Business Brains

Put down that smartphone, it could help your business

Posting in Technology

An upcoming Harvard Business School book advocates the notion of disconnecting from email and voicemail at least one night per week.

OK, I will admit it. I sleep with my smartphone on my antique nightstand, an odd juxtaposition and one that my husband teases me about at least once per week.

Here's the thing, I am sure that many of the information workers and professionals reading this article right now do the same. That habit of being perpetually tethered to our email and work life, however, could be working to our collective detriment by setting unrealistic performance expectations that are a recipe for burnout, according to research conducted by a Harvard Business School professor, Leslie Perlow.

Perlow's research, which started out as a project with management consulting firm the Boston Consulting Group, is the subject of an upcoming book, "Sleeping with Your Smartphone: How to Break the 24-7 Habit and Change the Way You Work." (The book is due out in May.)

Perlow was concerned with studying the impact of an always-on culture, one exacerbated by smartphones and mobile devices, on long-term productivity.

Her experiment involved studying the impact of mandating time off, discouraging consultants from checking email or voicemail. For at least one night per week, Perlow's research subjects were prohibited from monitoring work. The experiment was carried out over four years, and it is described in a 2009 Perlow article from the Harvard Business Review.

Her revelations were simple but profound: Over time, as work-life balance improved, the consultants who focused on disconnecting from their jobs were generally more productive.

For example, 78 percent of the research subjects who agreed to Perlow's policy of staying off a smartphone at least one night per week said they "feel satisfied" with their job; that compares with only 49 percent of those who chose to ignore the policy.

Perlow writes that working faster becomes a self-perpetuating habit, even if it isn't actually required for the work at hand:

"When people are 'always on,' responsiveness becomes ingrained in the way they work, expected by clients and partners, and even institutionalized in performance metrics. There is no impetus to explore whether the work actually requires 24/7 responsiveness; to the contrary, people just work harder and longer, without considering how they could work better. Yet, what we discovered is that the cycle of 24/7 responsiveness can be broken if people collectively challenge the mind-set."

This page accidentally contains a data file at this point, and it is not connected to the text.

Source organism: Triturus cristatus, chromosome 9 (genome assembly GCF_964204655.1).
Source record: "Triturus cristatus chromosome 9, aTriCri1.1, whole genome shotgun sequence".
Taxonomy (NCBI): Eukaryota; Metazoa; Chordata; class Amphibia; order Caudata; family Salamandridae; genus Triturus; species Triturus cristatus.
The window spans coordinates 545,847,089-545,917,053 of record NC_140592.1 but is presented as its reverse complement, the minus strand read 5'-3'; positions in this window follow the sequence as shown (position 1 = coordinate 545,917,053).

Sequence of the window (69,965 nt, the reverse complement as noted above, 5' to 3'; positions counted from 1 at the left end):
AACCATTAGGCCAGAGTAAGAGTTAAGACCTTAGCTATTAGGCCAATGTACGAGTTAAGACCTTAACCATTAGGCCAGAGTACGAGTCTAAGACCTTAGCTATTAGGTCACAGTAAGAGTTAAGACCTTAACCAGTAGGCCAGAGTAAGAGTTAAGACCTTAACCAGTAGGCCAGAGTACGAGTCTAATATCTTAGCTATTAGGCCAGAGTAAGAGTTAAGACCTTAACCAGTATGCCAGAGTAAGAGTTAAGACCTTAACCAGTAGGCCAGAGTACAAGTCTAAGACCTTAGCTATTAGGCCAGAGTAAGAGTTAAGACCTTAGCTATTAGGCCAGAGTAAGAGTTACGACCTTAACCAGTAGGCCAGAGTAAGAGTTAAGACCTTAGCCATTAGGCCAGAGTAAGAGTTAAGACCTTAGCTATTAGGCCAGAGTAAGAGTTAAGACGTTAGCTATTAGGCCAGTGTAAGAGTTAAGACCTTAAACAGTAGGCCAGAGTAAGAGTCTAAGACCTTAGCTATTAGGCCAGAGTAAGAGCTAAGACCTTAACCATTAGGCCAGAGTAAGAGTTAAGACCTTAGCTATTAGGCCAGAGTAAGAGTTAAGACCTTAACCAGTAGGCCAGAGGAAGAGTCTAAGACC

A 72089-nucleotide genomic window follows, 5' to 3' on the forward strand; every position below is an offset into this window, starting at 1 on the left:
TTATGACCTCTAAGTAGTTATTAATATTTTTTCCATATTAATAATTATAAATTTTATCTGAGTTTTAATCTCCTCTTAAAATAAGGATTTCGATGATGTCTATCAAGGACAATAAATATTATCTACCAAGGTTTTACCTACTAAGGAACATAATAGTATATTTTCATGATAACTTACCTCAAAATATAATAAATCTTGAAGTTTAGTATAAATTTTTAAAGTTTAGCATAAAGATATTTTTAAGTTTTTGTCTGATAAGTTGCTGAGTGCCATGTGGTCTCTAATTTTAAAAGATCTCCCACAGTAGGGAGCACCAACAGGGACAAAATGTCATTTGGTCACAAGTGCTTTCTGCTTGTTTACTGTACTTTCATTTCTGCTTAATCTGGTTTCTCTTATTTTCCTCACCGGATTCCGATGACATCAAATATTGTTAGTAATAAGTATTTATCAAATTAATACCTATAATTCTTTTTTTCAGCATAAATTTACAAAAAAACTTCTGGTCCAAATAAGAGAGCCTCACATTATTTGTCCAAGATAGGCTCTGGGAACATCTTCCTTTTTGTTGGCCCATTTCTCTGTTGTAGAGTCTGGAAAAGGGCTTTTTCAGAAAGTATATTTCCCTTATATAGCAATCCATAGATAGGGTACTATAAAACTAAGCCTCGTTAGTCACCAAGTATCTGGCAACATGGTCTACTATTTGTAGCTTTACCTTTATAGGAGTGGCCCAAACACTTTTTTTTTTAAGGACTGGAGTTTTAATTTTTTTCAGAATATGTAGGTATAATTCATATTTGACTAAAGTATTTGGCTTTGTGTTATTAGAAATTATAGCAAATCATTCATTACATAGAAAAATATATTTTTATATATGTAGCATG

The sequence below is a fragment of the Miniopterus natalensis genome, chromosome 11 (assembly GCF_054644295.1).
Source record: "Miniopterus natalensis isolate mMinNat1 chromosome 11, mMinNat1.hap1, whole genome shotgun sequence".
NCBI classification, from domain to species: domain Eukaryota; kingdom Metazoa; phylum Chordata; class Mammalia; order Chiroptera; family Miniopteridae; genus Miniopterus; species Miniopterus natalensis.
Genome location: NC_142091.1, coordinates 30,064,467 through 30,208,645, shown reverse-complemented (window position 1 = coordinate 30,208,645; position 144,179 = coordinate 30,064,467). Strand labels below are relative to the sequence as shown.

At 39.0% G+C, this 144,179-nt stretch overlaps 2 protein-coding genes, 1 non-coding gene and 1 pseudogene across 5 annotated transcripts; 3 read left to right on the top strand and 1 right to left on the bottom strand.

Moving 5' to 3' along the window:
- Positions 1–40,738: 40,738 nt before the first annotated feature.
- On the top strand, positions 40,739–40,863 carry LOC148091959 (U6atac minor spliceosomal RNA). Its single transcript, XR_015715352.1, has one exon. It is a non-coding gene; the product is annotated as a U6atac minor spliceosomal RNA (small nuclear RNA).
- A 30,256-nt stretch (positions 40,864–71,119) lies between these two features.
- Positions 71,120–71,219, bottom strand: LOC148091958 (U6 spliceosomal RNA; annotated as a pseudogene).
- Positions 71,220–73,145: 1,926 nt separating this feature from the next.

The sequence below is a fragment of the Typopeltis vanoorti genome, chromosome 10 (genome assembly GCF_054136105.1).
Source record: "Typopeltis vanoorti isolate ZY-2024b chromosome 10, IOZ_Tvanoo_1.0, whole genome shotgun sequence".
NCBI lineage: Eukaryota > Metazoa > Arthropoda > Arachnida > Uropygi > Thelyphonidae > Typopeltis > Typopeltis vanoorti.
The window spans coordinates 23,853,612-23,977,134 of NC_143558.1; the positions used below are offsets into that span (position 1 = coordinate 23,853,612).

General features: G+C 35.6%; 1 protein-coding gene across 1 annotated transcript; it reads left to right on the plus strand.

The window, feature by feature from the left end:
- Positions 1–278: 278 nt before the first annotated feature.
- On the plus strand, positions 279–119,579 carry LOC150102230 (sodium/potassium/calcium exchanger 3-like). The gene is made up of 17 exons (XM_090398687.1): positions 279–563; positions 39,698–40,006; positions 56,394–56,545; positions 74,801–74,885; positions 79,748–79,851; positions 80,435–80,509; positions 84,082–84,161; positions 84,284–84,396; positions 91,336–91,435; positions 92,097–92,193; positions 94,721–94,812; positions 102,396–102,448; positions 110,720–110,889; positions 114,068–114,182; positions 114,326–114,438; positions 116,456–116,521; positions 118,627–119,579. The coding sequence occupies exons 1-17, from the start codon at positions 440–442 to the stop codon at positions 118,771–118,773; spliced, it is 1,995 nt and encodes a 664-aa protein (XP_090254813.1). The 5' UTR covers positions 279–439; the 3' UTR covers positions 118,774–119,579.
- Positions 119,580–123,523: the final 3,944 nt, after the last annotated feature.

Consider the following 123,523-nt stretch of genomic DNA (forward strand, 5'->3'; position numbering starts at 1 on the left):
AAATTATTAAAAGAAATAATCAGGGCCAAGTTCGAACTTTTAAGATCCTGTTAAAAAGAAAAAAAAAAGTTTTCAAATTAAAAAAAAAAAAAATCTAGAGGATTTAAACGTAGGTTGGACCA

There are probably some managers groaning at this point as they read this, because they are charged with inspiring every higher productivity metrics from their employees. But the saturation level of smartphones -- 62 percent of people between the age of 25 and 34 own one -- makes this an increasingly relevant topic for those of who want to keep employees motivated, while reducing the potential for burnout.

Smartphones and tablet computers are making it possible for employees to work pretty much any time of day, whether or not they are on the clock.

Perlow's research suggests, however, that the key to future productivity gains won't lie in encouraging people to work longer hours it will hinge on enabling them to work smarter during the hours they are truly "on."

Do yourself a favor, try shutting off your access to email and voicemail one night per week for starters. I'll bet the world won't end and it might even you to dream strategically about your business, instead of responding reflexively to the latest incoming message.

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(Apple iPhone 4s image courtesy of Apple)

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Heather Clancy

Section Editor

Heather Clancy has written for United Press International, ZDNet, Entrepreneur, Fortune Small Business, the International Herald Tribune and the New York Times. She holds a degree from McGill University. She is based in New Jersey. Follow her on Twitter. Disclosure